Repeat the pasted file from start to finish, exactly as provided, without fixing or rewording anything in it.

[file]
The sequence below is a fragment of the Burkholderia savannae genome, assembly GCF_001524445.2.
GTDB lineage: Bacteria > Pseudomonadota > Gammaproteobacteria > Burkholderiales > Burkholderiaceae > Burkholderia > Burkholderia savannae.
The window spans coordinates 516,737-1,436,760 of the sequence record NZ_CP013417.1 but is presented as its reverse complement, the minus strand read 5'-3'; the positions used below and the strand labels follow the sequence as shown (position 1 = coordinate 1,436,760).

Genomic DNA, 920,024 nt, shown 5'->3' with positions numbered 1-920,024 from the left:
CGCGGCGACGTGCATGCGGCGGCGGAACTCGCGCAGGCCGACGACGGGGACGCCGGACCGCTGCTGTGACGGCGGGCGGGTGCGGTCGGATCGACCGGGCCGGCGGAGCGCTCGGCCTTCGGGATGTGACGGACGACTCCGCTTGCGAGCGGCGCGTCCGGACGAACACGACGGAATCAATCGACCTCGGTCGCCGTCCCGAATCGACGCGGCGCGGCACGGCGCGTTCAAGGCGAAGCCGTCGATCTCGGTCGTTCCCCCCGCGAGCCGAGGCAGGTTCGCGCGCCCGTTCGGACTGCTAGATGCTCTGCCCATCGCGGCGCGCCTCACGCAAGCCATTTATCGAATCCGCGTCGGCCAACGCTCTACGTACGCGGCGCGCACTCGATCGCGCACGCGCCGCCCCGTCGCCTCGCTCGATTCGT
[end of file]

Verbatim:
The sequence below is a fragment of the Burkholderia savannae genome, assembly GCF_001524445.2.
GTDB lineage: Bacteria > Pseudomonadota > Gammaproteobacteria > Burkholderiales > Burkholderiaceae > Burkholderia > Burkholderia savannae.
The window spans coordinates 516,737-1,436,760 of the sequence record NZ_CP013417.1 but is presented as its reverse complement, the minus strand read 5'-3'; the positions used below and the strand labels follow the sequence as shown (position 1 = coordinate 1,436,760).

Genomic DNA, 920,024 nt, shown 5'->3' with positions numbered 1-920,024 from the left:
CGCGGCGACGTGCATGCGGCGGCGGAACTCGCGCAGGCCGACGACGGGGACGCCGGACCGCTGCTGTGACGGCGGGCGGGTGCGGTCGGATCGACCGGGCCGGCGGAGCGCTCGGCCTTCGGGATGTGACGGACGACTCCGCTTGCGAGCGGCGCGTCCGGACGAACACGACGGAATCAATCGACCTCGGTCGCCGTCCCGAATCGACGCGGCGCGGCACGGCGCGTTCAAGGCGAAGCCGTCGATCTCGGTCGTTCCCCCCGCGAGCCGAGGCAGGTTCGCGCGCCCGTTCGGACTGCTAGATGCTCTGCCCATCGCGGCGCGCCTCACGCAAGCCATTTATCGAATCCGCGTCGGCCAACGCTCTACGTACGCGGCGCGCACTCGATCGCGCACGCGCCGCCCCGTCGCCTCGCTCGATTCGT